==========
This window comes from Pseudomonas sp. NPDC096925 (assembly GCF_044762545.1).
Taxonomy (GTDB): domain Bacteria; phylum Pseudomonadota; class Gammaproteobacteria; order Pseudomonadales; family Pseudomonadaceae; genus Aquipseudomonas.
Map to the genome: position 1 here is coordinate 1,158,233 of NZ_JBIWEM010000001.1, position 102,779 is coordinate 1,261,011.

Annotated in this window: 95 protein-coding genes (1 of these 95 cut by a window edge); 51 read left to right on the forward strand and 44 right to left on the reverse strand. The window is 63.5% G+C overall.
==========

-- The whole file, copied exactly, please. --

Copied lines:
This window comes from Pseudomonas sp. NPDC096925 (assembly GCF_044762545.1).
Taxonomy (GTDB): domain Bacteria; phylum Pseudomonadota; class Gammaproteobacteria; order Pseudomonadales; family Pseudomonadaceae; genus Aquipseudomonas.
Map to the genome: position 1 here is coordinate 1,158,233 of NZ_JBIWEM010000001.1, position 102,779 is coordinate 1,261,011.

Annotated in this window: 95 protein-coding genes (1 of these 95 cut by a window edge); 51 read left to right on the forward strand and 44 right to left on the reverse strand. The window is 63.5% G+C overall.